Poignant and thought provoking, Lewis, in his altered retelling of the classical myth involving Cupid, Psyche, and Orual, unearths the sweet and terrible mysteries between mortal and divine, which each man ardently reaches for yet at the same time, contemptuously shuns.
Three sisters born to the King of Glome, a barbaric kingdom preceding the advent of Christianity, Orual, Redival, and Psyche are ensnared by the reality and superstitions of the day, and from which the myth is born. Orual, the oldest sister, ugly and spurned by their father sets all her love and attention upon her youngest sister, Psyche, whose beauty is revered by all. Superstitions and pagan worship practices of the day demand a human sacrifice when drought and famine descend upon the community, with the lot falling to pure and lovely Psyche, who is left for the Shadowbrute to be both loved and devoured. Having a doubter's heart, Orual is devastated by the loss of the only love in her life and determines to discover the truth of what has become of her beloved Psyche. When she discovers her sister alive and happy, she is overjoyed, but this joy quickly turns to fear and anger as Psyche speaks of her life in a palace as the secret wife of a god - a god whose face she may not look upon. Fearing madness or some more horrible plot has deceived her dear sister, Orual defiantly sets off a chain of events that lead to a terrifying encounter with the divine, and to a lifetime of suffering and anguish of the soul.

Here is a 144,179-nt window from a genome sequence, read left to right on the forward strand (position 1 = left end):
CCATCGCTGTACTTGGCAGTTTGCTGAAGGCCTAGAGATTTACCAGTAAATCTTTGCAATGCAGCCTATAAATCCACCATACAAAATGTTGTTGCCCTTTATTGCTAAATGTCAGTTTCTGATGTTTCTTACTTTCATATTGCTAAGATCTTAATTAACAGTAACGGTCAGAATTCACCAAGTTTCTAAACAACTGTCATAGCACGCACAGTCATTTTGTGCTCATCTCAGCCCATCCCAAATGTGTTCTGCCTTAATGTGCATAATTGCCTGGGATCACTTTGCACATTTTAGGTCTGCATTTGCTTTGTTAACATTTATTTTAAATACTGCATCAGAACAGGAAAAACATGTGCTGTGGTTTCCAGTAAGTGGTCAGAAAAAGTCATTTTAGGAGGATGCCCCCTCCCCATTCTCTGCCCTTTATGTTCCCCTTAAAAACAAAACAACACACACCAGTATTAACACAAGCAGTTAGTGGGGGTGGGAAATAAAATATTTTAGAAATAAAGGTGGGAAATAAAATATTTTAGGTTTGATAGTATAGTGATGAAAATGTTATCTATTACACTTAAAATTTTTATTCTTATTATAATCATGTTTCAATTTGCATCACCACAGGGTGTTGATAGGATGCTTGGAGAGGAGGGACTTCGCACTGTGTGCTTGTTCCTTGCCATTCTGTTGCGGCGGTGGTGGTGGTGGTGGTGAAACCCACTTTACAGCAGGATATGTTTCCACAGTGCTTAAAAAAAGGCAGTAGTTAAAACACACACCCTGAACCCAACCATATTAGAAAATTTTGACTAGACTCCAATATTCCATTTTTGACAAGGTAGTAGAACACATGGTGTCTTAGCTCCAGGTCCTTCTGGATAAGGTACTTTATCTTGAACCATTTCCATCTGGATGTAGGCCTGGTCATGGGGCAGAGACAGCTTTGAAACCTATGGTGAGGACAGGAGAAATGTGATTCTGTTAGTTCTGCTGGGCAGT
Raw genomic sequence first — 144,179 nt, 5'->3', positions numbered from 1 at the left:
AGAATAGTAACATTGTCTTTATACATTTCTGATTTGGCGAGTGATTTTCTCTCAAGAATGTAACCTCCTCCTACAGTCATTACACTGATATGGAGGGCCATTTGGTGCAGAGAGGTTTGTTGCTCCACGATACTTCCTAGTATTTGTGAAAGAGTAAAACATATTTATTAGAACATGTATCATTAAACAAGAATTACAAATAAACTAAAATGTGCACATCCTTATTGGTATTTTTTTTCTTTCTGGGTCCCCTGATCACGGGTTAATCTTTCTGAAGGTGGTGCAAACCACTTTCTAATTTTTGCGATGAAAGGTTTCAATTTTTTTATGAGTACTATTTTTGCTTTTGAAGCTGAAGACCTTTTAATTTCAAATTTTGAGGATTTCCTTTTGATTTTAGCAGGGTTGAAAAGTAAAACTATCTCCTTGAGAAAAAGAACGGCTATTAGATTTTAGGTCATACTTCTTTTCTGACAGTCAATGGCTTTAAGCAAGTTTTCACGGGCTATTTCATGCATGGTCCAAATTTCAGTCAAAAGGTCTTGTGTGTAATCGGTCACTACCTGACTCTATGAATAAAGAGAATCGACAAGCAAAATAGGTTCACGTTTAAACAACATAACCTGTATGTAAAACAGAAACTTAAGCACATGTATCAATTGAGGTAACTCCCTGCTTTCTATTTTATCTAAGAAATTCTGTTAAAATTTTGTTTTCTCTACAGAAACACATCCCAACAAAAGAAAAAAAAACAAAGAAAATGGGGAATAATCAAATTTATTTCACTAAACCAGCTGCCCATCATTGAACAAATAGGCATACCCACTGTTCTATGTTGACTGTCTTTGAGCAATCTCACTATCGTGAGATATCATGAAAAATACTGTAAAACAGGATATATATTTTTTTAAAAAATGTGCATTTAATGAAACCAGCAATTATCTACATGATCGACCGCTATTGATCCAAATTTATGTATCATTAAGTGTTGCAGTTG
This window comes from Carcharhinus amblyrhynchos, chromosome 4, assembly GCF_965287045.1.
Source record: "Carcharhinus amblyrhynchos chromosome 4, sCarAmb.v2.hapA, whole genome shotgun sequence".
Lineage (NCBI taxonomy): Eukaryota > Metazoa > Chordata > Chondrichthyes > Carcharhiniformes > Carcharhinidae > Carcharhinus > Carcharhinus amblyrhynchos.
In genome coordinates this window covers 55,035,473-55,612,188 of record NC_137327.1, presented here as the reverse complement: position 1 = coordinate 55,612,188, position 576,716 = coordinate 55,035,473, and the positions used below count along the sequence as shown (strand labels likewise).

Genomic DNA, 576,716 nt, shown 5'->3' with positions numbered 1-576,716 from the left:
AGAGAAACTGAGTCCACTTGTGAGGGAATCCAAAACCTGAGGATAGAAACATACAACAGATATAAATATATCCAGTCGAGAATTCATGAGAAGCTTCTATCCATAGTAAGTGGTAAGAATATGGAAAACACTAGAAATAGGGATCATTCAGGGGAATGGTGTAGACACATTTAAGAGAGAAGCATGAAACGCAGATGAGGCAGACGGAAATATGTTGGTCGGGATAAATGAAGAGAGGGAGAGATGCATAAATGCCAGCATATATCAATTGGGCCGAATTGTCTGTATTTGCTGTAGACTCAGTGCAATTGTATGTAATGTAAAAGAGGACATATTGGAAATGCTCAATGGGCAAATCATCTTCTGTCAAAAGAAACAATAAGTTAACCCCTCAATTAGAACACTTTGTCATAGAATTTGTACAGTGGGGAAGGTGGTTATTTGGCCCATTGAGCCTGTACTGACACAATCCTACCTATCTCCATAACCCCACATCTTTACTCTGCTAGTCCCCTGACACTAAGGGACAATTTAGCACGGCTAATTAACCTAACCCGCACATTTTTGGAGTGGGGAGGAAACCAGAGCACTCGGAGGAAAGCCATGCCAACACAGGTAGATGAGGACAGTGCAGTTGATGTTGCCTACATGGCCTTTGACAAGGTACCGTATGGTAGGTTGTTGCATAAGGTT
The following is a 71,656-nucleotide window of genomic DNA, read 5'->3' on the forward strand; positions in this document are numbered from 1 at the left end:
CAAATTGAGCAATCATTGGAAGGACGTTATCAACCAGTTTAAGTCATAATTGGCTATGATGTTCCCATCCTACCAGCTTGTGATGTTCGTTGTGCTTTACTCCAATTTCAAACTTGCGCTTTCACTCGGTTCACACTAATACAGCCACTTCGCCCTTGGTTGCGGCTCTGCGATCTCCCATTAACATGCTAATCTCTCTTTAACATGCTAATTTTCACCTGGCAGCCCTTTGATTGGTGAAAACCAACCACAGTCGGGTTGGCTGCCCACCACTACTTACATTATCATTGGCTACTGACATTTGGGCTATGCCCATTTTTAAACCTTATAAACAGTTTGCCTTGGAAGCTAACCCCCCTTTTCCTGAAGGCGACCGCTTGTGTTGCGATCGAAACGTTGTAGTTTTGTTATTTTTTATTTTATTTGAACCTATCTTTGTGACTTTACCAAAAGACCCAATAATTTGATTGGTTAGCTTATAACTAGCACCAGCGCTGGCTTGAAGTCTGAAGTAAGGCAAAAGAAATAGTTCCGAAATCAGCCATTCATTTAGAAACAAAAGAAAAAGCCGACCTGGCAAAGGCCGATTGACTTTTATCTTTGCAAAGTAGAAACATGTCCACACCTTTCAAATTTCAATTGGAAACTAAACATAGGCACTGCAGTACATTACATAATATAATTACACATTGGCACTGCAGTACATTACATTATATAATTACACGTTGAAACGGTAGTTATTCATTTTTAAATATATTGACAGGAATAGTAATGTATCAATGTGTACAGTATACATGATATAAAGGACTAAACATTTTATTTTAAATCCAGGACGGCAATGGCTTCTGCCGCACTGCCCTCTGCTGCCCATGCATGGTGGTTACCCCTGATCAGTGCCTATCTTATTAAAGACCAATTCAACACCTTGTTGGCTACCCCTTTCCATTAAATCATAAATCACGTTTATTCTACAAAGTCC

Orual's accusation against and demand for justice is met by silence on the part of the gods, which strengthens her belief in her innocence before them. What Orual must discover is that the gods do not speak openly to us, nor let us answer until we cease our ramblings, enact true self-reflection and examination, speak from our true hearts, and finally have faces.
Recommendation: ****_ (4 out of 5 stars)
Definitely worth reading. Lewis gives us glimpses of ourselves in more than one character in his masterful way.